PARIS (AP) — The Latest on the upcoming French presidential election (all times local):
French far-left presidential candidate Jean-Luc Melenchon is on stage along with six holograms that enable him to hold seven simultaneous rallies across France.
The 65-year-old is holding a rally in Dijon, in eastern France, while his image is projected by satellite to crowds in six other cities, including one on the island of La Reunion.
Melenchon suggested his three main rivals — conservative Francois Fillon, far-right Marine Le Pen and centrist Emmanuel Macron — were potential targets after the arrest of two suspected radicals who were allegedly preparing a terror attack in France. He expressed his solidarity toward them.
"We will never make the gift to criminals to divide in front of them. We are not afraid", he told the crowd.
Melenchon has risen in polls ahead of the first round of France's presidential election on April 23, with some pollsters saying he has a chance of reaching the May 7 presidential runoff.
He leads a far-left alliance that includes the Communist Party.
Former president Nicolas Sarkozy has expressed his support for conservative candidate Francois Fillon ahead of Sunday's first round of the French presidential election.
Sarkozy said in a video posted on his Facebook and Twitter accounts that Fillon "has the experience, the will, the project that will enable France to ensure a political change after the five disastrous years we have known."
Sarkozy, who lost to Fillon in the conservative primary in November, is calling on voters to unite behind his former rival.
"I worked five years with Francois Fillon, he was my prime minister, I know we can trust him", he said.
Fillon's campaign has been damaged by accusations that he misused taxpayer money to pay his wife and children for government jobs that they allegedly did not perform.
French investigators are probing the case. Fillon denies wrongdoing.
Latest polls suggest he is one of the four candidates who have a chance to be among the two top Sunday and advance to the runoff on May 7.
French far-right presidential candidate Marine Le Pen has pointed to "a devastating multiplication of attacks and threats of attacks" in France, after the arrest of two suspected radicals planning an attack.
She said in a written statement that this is the result of "Islamic fundamentalism" that "has expanded exponentially" in the last decade in France.
She said that "it's time to put back France in order," using one of her campaign's mantras.
Le Pen, who is campaigning on anti-immigration, anti- European themes, is among the four top contenders for the presidential race.
The top two candidates in Sunday's vote advance to a May 7 runoff.
Top presidential contenders Emmanuel Macron and Francois Fillon have offered congratulations to French police after the arrest of two suspected radicals who were allegedly preparing a terror attack in France.
Macron, an independent centrist considered one of the front-runners of the vote, said in a written statement: "This event serves as reminders that the terrorist threat is still very high on our territory."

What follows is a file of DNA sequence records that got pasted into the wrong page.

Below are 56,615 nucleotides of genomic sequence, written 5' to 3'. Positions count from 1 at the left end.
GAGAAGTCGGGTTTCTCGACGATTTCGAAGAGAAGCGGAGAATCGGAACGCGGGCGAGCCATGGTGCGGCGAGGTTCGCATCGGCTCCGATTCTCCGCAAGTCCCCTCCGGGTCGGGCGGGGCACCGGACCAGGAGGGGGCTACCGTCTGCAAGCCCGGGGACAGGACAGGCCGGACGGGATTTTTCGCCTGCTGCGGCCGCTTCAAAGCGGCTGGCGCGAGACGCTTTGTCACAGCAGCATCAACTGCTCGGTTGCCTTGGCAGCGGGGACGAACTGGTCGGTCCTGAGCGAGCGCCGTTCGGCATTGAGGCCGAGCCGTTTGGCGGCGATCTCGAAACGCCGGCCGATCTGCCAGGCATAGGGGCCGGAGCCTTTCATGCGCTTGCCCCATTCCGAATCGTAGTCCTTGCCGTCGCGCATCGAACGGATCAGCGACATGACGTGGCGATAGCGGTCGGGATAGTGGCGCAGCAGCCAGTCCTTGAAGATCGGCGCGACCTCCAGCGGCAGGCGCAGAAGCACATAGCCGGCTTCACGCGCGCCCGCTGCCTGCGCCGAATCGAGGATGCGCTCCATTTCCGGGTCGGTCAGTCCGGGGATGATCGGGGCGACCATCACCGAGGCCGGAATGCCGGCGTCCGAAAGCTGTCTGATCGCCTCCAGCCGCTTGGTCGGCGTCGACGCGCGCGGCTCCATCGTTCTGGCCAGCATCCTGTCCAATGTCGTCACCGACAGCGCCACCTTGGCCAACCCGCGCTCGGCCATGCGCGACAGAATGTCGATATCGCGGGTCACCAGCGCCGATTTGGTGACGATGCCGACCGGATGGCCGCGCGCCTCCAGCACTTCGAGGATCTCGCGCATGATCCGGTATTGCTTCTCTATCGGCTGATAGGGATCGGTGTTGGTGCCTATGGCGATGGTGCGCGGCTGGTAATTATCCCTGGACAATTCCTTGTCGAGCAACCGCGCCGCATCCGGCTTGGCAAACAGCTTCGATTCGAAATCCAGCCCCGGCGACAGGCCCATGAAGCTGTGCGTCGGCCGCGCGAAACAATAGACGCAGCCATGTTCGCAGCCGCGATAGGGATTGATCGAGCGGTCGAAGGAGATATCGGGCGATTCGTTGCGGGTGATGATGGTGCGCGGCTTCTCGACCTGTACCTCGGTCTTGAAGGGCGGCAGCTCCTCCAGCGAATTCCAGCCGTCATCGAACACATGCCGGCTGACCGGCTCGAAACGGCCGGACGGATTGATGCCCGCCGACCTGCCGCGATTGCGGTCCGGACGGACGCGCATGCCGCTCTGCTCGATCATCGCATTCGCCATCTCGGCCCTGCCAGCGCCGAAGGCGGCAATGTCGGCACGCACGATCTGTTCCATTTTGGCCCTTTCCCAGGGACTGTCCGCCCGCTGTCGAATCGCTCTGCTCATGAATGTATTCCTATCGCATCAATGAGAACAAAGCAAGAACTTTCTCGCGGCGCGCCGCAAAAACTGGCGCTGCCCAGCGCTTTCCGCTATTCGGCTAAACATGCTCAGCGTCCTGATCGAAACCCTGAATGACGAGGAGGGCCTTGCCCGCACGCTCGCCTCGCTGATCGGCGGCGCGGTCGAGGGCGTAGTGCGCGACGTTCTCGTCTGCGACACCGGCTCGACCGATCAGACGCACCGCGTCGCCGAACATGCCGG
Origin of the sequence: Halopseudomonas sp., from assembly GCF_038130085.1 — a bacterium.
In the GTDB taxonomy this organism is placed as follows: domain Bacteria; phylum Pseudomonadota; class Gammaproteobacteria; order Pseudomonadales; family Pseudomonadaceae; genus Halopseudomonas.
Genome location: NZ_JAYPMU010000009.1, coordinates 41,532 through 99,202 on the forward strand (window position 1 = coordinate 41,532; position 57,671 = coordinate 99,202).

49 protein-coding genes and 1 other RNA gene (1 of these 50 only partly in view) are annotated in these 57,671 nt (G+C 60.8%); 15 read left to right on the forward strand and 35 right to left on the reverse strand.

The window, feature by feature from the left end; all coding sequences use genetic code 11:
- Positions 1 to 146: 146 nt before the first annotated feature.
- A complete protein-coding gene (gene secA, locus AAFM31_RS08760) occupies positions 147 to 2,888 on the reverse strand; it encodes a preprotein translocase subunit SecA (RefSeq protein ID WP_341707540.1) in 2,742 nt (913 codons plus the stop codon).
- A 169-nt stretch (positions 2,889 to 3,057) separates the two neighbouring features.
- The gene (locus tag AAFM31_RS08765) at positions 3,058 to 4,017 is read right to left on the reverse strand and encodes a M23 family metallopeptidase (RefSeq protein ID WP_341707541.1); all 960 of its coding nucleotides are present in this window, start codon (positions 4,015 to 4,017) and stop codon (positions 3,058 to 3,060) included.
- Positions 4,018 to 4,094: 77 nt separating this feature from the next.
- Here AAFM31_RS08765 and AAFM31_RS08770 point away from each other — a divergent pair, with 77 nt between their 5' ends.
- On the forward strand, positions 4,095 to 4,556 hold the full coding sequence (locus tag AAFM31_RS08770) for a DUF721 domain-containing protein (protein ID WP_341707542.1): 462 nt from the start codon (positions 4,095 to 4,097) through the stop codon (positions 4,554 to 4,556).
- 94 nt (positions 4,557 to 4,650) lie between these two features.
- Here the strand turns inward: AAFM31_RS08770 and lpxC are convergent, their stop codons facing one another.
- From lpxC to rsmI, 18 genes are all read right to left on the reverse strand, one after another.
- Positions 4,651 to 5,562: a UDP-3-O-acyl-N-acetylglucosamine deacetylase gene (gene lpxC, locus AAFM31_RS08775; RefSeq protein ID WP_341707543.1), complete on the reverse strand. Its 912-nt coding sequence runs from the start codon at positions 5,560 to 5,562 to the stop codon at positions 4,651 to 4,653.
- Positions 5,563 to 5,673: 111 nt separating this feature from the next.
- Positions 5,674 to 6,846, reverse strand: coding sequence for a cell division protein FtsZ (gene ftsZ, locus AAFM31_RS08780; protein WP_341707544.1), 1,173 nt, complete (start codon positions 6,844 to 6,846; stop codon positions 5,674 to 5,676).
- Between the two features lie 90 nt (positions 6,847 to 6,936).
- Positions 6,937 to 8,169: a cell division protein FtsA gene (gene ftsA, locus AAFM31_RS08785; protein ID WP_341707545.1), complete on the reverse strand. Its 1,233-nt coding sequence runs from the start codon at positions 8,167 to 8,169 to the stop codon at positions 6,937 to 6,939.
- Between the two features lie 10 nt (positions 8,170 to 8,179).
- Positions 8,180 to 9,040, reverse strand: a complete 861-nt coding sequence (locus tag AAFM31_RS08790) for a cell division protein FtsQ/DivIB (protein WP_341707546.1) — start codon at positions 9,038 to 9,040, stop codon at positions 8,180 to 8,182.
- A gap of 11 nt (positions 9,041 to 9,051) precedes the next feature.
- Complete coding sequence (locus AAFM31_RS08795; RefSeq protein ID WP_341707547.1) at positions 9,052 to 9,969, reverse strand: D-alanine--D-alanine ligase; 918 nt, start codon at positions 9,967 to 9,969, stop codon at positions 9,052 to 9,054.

Macron recalled he has pledged to pursue military intervention in Iraq and Syria, boost intelligence services and fight against terrorism on the internet.
Conservative candidate Fillon said "democracy must not get on its knees in front of the threats and intimidations from terrorists. The campaign must continue until the end."
The French interior minister says police have arrested two suspected radicals who were allegedly preparing an "imminent" terror attack in France as it prepares to vote Sunday in the first round of its presidential election.
The minister, Matthias Fekl, said at a brief news conference that the arrests took place in the southern city of Marseille.
He said those arrested were suspected of preparing an attack in the coming days.
French centrist candidate Emmanuel Macron says he will simplify the country's famously complex labor laws within weeks of taking office.
In comments at the Rungis wholesale market outside Paris, Macron says that it's not a question of taking rights away from workers, but of lowering the 10-percent unemployment rate that has plagued France for years.
Macron, who has never held elected office, is running without the backing of an established party and claims to be neither of the right nor the left.
The pre-dawn market is a regular campaign stop for French politicians looking to show solidarity with workers, who rise before the sun to feed the Paris region.
French far right candidate Marine Le Pen is promising a freeze on long-term visas as soon as she takes office, followed by a tax on any company that hires foreign workers.
Ahead of Sunday's first-round election, Le Pen told RTL radio on Tuesday she would issue an order to immediately stop issuing long-term visas for two weeks so the government can verify that they are not taking jobs away from French citizens.
Le Pen, who has campaigned against immigration and Europe's open borders, also wants to impose a 10 percent tax on labor contracts that go to foreigners and seize back control of French borders.
Polls show Le Pen is among four leading French candidates, with no clear front-runner. The top two candidates advance to a May 7 runoff.